Grenfell Tower inquiry: expert explains four main findings – and how emergency services must improve

Focus on the fire service. John Gomez/Shutterstock.

Paresh Wankhade, Edge Hill University

The long-awaited phase one report of the public inquiry led by Sir Martin Moore-Bick into the fire at the Grenfell Tower has been published. This report examines the events of an extremely complicated situation on the night of June 14, 2017, which resulted into the tragic loss of 72 lives. It investigates the cause of the fire, how it developed and the steps taken by the London Fire Brigade (LFB) and other emergency services.

Understandably, the response to the findings – which underscore failures by emergency services – has been immediate and intense, with survivors calling for the resignation of London Fire Brigade chief Dany Cotton. Yet the report runs over 830 pages, and it will take time to examine and understand the findings in detail. For now, I’ve drawn on my expertise in the management of emergency services to summarise the report’s key findings and recommendations.

1. Require owners and managers to share information about building design and materials.

Similar cladding was found on Chalcots Estate in Camden, London. mattbuck/Wikimedia Commons.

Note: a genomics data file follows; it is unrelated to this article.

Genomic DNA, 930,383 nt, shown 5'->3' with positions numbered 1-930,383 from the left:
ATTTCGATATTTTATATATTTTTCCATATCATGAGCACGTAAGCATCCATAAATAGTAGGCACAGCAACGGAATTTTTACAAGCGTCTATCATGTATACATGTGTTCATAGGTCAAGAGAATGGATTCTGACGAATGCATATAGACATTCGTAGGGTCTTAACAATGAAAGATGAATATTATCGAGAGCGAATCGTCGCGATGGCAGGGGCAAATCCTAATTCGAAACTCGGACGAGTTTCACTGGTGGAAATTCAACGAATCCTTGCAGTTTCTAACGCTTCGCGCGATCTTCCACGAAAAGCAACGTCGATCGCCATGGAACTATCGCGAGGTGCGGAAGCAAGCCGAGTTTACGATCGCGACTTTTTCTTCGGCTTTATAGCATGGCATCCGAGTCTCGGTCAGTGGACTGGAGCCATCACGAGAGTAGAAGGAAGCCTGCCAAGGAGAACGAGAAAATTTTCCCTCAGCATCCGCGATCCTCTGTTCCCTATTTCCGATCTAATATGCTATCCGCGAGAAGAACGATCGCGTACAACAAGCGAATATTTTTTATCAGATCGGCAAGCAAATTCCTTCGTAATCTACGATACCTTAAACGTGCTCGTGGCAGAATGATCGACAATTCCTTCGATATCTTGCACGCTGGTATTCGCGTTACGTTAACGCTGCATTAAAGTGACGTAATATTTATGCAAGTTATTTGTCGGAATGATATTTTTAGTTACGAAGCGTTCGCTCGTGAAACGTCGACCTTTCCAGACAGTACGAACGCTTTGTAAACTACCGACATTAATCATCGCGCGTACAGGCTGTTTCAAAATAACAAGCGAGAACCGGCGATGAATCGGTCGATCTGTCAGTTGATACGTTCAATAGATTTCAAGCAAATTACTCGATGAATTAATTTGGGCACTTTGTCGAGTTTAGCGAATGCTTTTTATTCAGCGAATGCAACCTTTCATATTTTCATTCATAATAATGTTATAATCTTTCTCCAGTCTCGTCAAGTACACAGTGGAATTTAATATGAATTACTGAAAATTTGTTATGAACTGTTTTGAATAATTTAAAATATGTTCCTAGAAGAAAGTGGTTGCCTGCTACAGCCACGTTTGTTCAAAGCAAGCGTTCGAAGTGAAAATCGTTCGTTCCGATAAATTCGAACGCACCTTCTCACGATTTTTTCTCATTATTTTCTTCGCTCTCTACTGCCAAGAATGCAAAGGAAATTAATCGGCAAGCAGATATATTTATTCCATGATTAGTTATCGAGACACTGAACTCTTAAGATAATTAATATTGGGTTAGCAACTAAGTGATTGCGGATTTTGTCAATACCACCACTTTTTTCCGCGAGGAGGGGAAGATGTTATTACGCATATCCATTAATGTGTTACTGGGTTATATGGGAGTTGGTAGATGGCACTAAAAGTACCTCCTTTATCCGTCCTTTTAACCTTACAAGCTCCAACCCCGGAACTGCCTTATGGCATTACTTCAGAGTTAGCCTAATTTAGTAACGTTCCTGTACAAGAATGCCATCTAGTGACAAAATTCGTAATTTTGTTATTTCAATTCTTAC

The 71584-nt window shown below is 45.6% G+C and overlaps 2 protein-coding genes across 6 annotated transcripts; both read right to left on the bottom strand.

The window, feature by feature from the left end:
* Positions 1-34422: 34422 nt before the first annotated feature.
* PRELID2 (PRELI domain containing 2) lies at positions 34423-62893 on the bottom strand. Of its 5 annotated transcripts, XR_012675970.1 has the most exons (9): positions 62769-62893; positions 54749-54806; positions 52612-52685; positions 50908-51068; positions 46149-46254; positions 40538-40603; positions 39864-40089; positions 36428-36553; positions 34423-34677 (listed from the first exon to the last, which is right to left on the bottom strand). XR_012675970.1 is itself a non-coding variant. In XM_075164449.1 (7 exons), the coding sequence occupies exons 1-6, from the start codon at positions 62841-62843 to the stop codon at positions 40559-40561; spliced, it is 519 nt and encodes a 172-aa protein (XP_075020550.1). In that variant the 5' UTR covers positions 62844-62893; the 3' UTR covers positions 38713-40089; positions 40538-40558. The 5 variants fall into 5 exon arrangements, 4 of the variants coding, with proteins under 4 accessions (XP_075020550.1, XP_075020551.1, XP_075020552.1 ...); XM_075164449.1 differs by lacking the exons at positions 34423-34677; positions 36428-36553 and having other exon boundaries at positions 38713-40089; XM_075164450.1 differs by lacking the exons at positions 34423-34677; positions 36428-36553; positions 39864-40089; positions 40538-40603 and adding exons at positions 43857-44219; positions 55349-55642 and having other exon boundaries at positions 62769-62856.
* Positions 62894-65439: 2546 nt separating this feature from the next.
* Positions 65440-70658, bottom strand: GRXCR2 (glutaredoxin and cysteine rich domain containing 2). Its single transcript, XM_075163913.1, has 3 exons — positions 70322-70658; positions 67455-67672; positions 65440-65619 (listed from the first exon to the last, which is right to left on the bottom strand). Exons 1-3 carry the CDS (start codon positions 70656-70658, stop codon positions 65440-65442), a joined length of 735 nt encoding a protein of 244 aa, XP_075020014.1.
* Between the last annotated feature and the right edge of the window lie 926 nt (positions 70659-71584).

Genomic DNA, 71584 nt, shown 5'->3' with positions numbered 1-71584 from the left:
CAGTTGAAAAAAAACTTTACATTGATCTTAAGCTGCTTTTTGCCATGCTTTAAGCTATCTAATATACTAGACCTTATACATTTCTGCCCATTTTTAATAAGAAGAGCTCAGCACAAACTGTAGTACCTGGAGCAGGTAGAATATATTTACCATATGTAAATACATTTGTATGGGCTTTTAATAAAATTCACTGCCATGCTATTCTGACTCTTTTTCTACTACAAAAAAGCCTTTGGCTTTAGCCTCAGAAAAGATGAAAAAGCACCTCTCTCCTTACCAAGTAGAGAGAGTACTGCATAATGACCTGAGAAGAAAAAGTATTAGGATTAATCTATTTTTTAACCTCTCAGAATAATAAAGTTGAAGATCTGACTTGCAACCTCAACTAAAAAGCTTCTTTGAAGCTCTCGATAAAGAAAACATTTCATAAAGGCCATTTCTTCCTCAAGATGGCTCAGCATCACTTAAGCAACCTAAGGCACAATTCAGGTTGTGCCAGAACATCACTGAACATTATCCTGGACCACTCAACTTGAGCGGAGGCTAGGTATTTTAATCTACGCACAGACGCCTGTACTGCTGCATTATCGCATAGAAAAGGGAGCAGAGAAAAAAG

While the report was critical of the fact that LFB was unaware of the combustible nature of the materials used in the external cladding that surrounded Grenfell Tower, it concluded that the cladding was largely responsible for the fire spreading so quickly.

The report recommends that owners and managers of every high rise residential building (over 18 metres in height) should provide their local fire and rescue service with information about the design of its external walls and details of the materials of which they are constructed. This is a significant recommendation, which should help local fire services to recognise the nature of each fire they face, and make contingency plans to deal with specific types of fires.

2. Develop national guidelines for the evacuation of high rise towers.

Moore-Bick praised the firefighters who attended the tower for their extraordinary courage and selfless devotion to duty, but concluded that the absence of an operational evacuation plan was a “major omission” in the LFB’s preparation for a fire at a building such as Grenfell Tower.